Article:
Hello c.l.p.ers :)

Running long(Decimal) is pretty slow, and the conversion is based on

strings. I'm trying to figure out whether there is a good reason for

using strings like in decimal.py (that reason would be bound to bite me

down the road).

This converts Decimal to long and is much faster in my test system

(PIII 650MHz, but was written on a P133 a year ago :)).

def dec2long(number):

"""

Convert decimal.Decimal to long.

Hopefully faster than C{int(Decimal())}.

@param number: A C{decimal.Decimal} value

@return: Long from input

"""

if not isinstance(number, Decimal):

raise TypeError, "dec2long requires an instance of Decimal"

elif number._is_special:

if number._isnan():

raise TypeError, "This Decimal is NaN, an ex-Number"

elif number._isinfinity():

raise OverflowError, "Cannot convert infinity to long"

else:

longstring = str(number)

if "e" in longstring:

longsplit = longstring.split("e")

elif "E" in longstring:

longsplit = longstring.split("E")

else:

longsplit = [longstring, "0"]

floatexp = long(len(longsplit[0].split(".")[1]))

ftol = long(Decimal(longsplit[0]) * 10L**floatexp)

longexp = long(int(longsplit[1]) - floatexp)

result = ftol * 10L**longexp

return result

For the sake of camparison, here's decimal.py __int__:

def __int__(self):

"""Converts self to an int, truncating if necessary."""

[snip: error checking]

if self._exp >= 0:

s = ''.join(map(str, self._int)) + '0'*self._exp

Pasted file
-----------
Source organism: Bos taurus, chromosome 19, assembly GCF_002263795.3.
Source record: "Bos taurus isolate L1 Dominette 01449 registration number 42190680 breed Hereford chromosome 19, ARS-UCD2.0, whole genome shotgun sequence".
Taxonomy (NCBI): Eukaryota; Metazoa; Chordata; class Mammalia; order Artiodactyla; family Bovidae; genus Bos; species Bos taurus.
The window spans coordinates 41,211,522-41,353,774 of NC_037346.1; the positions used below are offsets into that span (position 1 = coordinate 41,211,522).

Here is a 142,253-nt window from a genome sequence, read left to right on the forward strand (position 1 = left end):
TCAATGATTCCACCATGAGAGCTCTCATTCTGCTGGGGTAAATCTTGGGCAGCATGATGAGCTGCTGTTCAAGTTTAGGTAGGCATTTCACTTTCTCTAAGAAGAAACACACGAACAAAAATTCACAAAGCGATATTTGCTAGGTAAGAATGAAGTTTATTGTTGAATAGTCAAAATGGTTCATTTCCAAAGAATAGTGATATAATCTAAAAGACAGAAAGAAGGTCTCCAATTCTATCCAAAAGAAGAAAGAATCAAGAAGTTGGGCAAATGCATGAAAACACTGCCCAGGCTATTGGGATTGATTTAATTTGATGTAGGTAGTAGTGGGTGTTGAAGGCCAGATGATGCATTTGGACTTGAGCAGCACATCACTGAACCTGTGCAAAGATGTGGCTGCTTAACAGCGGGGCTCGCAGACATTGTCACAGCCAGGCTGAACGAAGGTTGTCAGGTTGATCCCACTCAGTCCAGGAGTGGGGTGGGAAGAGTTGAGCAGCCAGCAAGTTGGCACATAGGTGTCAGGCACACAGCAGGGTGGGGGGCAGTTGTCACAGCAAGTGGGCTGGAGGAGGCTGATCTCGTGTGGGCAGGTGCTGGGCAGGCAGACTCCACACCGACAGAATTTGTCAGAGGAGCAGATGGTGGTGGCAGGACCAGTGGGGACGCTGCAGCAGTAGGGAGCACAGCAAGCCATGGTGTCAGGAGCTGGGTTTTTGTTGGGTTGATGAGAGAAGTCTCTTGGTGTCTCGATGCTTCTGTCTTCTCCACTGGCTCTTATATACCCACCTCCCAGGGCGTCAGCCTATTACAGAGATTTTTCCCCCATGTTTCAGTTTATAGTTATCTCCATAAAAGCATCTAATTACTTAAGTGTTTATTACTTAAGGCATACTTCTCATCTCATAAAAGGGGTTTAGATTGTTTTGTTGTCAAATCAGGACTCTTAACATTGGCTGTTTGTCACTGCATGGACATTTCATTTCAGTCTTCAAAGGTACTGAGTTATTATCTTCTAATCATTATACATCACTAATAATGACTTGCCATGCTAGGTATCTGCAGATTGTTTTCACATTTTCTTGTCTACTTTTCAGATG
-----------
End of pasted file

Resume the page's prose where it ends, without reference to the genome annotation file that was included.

else:

s = ''.join(map(str, self._int))[:self._exp]

if s == '':

s = '0'

sign = '-'*self._sign

return int(sign + s)

Then, some timings:

>example

Decimal("7.252714899122810148399426210E+12378")

>%timeit v = dec2long(example)

10 loops, best of 3: 12 ms per loop

>%timeit v = long(example)

10 loops, best of 3: 283 ms per loop

>dec2long(example) == long(example)

True

Some anachronisms (like 10L) and very probably mistakes are present in

that old hack, but it makes decimal somewhat more interesting for me.

The answer to this message might be "decimal will be written in C very

soon, so nevermind", but I'd love to hear that in fact the following

function is wrong and there is a good reason long(Decimal) works based

on strings... or that my function is silly but could be corrected.

Thanks in advance and best regards,

Daniel 'ajaksu' Diniz

PS: my use case is Stirling's approximation of the factorial for large

numbers, feel free to criticize that, too ;)